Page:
SINGAPORE - Considering it could be a year or more before a vaccine for Covid-19 is found and since there are few new cases of infection in the community, now is a good time to reopen schools, said Education Minister Ong Ye Kung on Tuesday (June 2).
Extended closure of schools would have a tremendous impact on children not just in academic terms, but emotionally and socially as well, he added.
"We must remember, education is really not just about taking exams or getting good grades. It is (also) about the character and socio-emotional development. And we cannot deprive a whole generation of that experience," said Mr Ong.
The Education Ministry will also be reviewing ways to blend classroom and digital learning to "harness the best of both worlds in a modern education system", he added.
Self-directed learning cannot fully substitute in-class learning, but it can give children the time and space to explore and study at their own pace, Mr Ong noted.
They also have the opportunity to satisfy their curiosity and go beyond the curriculum.
The minister was speaking to reporters during a media visit to Xingnan Primary School in Jurong West on Tuesday (June 2), as schools across Singapore opened their doors to welcome back students from selected cohorts.
"(We will) come back to school progressively with precaution and make things as safe as possible," he said.
During his visit, Mr Ong spoke to pupils arriving at school in the morning and joined a class for morning assembly, which was held in the classrooms.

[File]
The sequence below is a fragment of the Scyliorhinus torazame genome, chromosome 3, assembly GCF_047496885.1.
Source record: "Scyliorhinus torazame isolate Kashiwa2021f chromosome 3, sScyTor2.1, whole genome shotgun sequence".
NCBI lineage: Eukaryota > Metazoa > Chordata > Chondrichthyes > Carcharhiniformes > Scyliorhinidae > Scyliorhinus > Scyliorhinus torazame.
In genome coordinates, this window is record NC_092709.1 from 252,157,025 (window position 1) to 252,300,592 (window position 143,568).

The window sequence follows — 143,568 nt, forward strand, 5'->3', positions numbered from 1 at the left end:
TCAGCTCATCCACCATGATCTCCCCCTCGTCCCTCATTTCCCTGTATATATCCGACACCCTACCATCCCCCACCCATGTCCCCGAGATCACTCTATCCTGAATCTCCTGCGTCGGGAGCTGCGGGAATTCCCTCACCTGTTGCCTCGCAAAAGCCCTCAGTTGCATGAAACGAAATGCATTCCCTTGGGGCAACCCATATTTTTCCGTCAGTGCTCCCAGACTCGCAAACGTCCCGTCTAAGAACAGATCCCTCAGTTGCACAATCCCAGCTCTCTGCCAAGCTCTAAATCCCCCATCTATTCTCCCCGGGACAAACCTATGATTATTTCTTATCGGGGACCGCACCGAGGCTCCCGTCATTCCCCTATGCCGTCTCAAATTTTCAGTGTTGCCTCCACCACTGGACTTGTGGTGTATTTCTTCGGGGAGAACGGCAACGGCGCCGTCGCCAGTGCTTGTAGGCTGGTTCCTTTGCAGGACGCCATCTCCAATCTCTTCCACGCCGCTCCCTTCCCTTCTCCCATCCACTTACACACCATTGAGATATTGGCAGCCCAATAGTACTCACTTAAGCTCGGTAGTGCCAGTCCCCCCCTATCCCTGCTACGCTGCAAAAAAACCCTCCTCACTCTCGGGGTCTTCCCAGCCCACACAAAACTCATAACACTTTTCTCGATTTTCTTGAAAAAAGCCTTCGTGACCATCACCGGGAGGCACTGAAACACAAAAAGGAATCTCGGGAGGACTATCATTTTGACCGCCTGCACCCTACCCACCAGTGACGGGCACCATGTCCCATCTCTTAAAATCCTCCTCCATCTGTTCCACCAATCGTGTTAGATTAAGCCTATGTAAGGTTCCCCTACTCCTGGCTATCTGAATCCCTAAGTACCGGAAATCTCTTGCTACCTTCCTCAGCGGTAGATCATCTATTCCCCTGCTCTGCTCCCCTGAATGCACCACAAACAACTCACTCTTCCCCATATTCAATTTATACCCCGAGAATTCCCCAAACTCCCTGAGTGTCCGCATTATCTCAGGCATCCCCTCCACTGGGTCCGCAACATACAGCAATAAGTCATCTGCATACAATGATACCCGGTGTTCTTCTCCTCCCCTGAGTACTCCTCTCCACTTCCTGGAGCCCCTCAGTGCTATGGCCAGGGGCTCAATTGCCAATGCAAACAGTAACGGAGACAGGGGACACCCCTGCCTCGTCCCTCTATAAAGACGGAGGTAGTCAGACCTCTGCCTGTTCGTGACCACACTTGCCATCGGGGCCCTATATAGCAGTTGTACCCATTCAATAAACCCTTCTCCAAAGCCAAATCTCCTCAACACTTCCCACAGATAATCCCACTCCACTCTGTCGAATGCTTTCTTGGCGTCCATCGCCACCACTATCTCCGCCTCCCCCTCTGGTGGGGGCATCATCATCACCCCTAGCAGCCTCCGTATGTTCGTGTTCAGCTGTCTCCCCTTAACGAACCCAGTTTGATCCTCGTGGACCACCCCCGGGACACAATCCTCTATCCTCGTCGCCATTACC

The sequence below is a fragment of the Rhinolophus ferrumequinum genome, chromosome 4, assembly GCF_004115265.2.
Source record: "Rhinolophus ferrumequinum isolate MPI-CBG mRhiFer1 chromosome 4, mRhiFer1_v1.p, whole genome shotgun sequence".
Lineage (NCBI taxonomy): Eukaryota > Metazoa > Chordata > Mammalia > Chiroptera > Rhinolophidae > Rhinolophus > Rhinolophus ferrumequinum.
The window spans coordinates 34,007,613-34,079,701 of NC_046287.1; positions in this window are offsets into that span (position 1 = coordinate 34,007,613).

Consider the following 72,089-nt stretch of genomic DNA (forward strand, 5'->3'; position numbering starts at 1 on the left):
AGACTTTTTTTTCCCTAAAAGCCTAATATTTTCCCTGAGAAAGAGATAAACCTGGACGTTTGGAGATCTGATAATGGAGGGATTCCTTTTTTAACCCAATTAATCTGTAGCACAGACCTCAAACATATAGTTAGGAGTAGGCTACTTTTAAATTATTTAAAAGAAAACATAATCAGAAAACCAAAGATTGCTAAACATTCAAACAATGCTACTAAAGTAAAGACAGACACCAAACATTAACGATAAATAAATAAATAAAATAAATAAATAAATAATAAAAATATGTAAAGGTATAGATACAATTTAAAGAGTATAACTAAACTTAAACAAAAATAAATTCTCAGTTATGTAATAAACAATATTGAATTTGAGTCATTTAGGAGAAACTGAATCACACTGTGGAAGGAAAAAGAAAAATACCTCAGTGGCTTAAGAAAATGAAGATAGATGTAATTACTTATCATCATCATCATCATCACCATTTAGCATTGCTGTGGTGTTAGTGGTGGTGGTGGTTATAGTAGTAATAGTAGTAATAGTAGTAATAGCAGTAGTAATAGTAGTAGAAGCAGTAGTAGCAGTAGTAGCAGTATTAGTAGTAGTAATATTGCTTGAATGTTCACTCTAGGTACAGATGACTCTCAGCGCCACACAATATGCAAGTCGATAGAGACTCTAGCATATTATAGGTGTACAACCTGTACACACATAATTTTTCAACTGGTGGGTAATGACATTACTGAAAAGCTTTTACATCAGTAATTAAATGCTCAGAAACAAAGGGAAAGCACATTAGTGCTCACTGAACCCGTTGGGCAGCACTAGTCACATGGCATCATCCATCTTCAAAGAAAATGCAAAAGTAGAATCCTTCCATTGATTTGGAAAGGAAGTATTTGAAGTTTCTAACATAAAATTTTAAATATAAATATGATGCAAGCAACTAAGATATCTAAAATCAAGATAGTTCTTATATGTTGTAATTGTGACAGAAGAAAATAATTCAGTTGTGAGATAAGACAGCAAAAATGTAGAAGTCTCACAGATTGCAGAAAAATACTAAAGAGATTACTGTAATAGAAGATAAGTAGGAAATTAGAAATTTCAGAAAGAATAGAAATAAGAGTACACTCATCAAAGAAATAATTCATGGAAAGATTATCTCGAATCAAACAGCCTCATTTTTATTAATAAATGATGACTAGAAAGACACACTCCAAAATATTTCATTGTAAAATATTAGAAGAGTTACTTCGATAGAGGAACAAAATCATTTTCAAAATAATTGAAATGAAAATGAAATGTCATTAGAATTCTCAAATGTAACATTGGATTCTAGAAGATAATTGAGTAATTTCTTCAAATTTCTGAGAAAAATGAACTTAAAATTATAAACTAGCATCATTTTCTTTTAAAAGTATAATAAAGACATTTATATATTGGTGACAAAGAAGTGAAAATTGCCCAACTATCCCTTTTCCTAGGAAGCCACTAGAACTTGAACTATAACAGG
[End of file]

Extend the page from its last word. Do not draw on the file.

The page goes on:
The Straits Times observed that each cohort had its own route to take to get to the respective classrooms. The pupils also have designated toilets.
Mr Ong also visited a Primary 6 class' physical education lesson, which was conducted in the school hall by a teacher wearing a face shield and using a microphone.
Pupils were taught how to remove their masks and place these into resealable bags to be stored and worn again after the lesson.
Mr Ong also joined a group of Primary 5 pupils for recess.
Across schools, daily face-to-face classes will be conducted only for the graduating cohorts of Primary 6 and Secondary 4 and 5.
Those in Primary 4 and 5 and Secondary 1 and 2 were also at school on Tuesday, but they will rotate weekly - with students from the remaining batches - between home-based learning and having lessons in class.
Up to 50 per cent of students in junior colleges and the Millennia Institute can return, with priority given to graduating students.
The attendance rate for the selected cohorts on Tuesday was 97.6 per cent for primary schools, 97.7 for secondary schools, and 98.4 for junior colleges and the Millennia Institute.
All schools will continue with tightened safety measures, such as students staying in class groupings, fixed exam-style seating and appropriate distancing.
Staggered recess times and dismissals, daily temperature-taking and wipe-down routines will continue, with the addition of new rules, such as having teachers and students wear masks or face shields except when eating or exercising.
Primary 6 pupil Sophia Wu, 11, said she is not used to having to wear a mask most of the time.
"It's suffocating because you can't really breathe well and it makes you warmer," she said, but added that she and her classmates have been able to cope with the safety measures so far.
Xingnan Primary School principal Charles Chan said the school is trying to find ways to motivate pupils to adhere to the measures in place.
For example, it has gotten additional masks from its school uniform vendor and could allow the children to decorate these themselves.
Said Mr Chan: "If they personalise their masks, put buttons or ribbons or perhaps their names, they will own the masks and perhaps they will want to use them more... a new accessory for them that will be part of life and the 'new normal'."